New Delhi: Iran is funding and developing a rail link under the second phase of the Chabahar Port on its own, but is leaving the door open for India to join at a later date, ThePrint has learnt.
India had developed the first phase of the project to modernise the Chabahar Port, and now operates it. It was also meant to be part of the second phase, but is unable to move forward due to US sanctions despite Iranian push.
“We are funding the project ourselves now… But still the doors are open for India, it is open to IRCON,” a senior Iranian government source told ThePrint.
Indian public companies, IRCON and Rites, were awarded the second phase of the project to develop the rail link connecting the south-eastern port city of Chabahar to Zahedan, the provincial capital of Sistan-Baluchestan region, and from Zahedan to Sarakhs at the border with Turkmenistan.
This strategic transit is part of Iran’s International North-South Transit Corridor, which will significantly reduce the traditional trade routes between the markets of India and the European and Commonwealth of Independent States (CIS) countries. The link will also boost the Iranian economy.
The Iranian official said the understanding was always that apart from investing in the Chabahar Port, India was also looped in for phase II of the project. “But in the absence of an active Indian engagement and partnership, currently (the rail link) is under construction by Iranian funding and engineering capacities.”
However, he said Tehran considers “no limit” in its relations with New Delhi, adding that “India has always been welcomed and would be welcomed as a friend”.
According to Indian sources, Iran has decided to move forward on its own as New Delhi has informed Tehran that the stiff US sanctions are impeding its movement. However, New Delhi is confident that it will remain part of the project.
‘Won’t allow sanctions to hamper these projects’
Last year, the Iranian envoy to India Ali Chegeni had hinted that Tehran might have to fund and develop the project by itself.
Chegeni had said Iran has to go ahead with the projects with or without India because it won’t allow any “unjust unilateral sanction” to adversely impact these projects, and thereby “hamper these historical cordial relations and a genuine and sincere collaboration between the two countries”.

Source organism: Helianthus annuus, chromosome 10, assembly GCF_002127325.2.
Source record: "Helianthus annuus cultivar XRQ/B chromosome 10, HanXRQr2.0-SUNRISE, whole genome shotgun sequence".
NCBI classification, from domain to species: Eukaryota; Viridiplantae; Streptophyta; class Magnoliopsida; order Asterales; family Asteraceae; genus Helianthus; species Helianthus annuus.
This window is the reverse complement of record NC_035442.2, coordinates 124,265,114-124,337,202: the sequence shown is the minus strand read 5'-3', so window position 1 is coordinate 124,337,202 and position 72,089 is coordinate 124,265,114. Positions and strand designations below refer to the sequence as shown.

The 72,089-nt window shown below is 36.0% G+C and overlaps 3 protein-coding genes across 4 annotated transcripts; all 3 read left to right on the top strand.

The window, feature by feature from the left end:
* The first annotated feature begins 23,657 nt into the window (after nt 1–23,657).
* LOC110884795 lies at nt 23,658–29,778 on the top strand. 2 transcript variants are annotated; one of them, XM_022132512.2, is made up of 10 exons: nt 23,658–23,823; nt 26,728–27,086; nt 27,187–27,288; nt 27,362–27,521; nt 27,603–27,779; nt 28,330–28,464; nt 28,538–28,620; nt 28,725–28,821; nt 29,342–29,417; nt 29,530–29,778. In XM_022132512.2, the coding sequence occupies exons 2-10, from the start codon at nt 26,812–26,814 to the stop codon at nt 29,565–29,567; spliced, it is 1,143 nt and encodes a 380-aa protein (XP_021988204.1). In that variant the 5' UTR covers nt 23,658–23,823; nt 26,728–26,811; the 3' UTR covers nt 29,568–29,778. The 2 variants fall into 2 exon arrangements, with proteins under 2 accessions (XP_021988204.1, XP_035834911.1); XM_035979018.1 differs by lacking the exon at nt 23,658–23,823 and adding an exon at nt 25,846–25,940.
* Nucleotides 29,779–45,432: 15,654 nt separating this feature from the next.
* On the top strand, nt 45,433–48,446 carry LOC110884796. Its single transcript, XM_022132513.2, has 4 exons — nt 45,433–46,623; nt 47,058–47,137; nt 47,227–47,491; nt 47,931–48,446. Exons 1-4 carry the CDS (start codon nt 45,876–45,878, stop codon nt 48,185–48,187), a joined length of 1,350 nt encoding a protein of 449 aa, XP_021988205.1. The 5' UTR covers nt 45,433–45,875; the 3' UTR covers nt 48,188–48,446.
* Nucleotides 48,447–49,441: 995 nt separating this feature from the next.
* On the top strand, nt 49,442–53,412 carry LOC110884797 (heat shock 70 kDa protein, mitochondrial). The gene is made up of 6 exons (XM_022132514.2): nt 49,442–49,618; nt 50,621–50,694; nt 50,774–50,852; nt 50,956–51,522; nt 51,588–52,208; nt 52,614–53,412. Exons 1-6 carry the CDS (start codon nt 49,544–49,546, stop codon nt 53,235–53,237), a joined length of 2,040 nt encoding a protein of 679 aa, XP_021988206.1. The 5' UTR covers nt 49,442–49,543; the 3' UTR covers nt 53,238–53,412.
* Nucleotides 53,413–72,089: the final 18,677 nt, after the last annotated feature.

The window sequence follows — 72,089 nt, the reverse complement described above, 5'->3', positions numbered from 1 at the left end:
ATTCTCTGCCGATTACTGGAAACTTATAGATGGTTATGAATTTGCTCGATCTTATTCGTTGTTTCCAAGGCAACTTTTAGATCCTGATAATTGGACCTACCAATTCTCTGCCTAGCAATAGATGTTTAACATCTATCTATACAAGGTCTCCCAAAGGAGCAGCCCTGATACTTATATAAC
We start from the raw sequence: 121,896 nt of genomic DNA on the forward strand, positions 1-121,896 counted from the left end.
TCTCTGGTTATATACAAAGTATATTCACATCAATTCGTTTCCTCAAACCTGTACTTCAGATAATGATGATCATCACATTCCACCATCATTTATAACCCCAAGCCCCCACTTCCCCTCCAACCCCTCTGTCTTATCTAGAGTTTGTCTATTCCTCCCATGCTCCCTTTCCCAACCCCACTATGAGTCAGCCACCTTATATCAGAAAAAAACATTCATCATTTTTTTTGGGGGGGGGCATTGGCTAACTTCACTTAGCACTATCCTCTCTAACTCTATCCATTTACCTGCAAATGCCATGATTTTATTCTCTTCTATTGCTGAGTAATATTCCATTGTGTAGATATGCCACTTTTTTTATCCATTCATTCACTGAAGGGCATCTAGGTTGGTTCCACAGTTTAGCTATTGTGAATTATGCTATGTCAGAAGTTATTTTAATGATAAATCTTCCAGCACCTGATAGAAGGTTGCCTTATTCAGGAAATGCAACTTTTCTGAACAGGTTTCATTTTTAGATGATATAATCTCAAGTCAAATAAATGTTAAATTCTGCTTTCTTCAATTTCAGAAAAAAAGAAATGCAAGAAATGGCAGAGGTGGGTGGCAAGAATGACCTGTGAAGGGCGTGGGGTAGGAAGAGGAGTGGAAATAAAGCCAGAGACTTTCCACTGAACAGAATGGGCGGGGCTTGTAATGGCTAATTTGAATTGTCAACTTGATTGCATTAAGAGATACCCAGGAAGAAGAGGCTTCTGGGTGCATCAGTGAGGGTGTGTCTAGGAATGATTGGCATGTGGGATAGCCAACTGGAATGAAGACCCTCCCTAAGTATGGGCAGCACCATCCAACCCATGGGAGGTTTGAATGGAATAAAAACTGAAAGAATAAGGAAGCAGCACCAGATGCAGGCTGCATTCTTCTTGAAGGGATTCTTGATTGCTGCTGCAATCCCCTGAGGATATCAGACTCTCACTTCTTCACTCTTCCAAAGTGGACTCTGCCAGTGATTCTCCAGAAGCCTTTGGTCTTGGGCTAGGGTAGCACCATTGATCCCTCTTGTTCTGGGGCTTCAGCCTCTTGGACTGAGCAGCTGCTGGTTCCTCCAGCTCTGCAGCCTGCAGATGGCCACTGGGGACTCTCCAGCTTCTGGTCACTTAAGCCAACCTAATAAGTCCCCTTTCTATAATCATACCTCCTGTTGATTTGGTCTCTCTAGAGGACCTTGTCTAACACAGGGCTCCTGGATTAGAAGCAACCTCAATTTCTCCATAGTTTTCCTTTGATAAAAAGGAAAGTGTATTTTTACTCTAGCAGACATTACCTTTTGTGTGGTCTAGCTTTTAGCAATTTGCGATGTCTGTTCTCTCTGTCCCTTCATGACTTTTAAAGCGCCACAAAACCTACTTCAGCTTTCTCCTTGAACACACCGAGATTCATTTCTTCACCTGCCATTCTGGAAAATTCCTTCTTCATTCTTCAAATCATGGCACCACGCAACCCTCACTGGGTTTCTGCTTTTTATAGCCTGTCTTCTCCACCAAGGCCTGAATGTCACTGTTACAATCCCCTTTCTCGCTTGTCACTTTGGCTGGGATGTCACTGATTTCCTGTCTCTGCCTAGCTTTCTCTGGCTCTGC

The China deal
The latest move comes at a time when Iran is all set to sign a strategic trade and security deal with China, notwithstanding the series of tough sanctions that the US has imposed on Tehran. Under this deal, Beijing has earmarked investments worth $400 billion into Tehran.
“Such agreements are fully in the line with Iran’s publicly declared ‘Look East Policy’ and suggest that Iran is determined to expand its relations with all Asian partners, in particular China and India as two friendly countries,” the official quoted above said. He stressed that “there is no hidden” agenda behind the China deal.
The Iranian government is of the view that for the country’s progress and sustainable development, both China and India are of “importance and priority”, said the official
“Accordingly, it has introduced and offered many investment opportunities to the said Asian countries, which, for that purpose, India and China are of particular importance and priority,” the official said.
Iran has offered many more investment opportunities to India, in road and railway, power, petrochemical, steel and fertiliser sectors in Chabahar Free Zone as well as the Makran Coast, the official added.
He also highlighted how the Chabahar Port has proven to be beneficial for Iran even during the pandemic, with goods increasingly transiting from the port.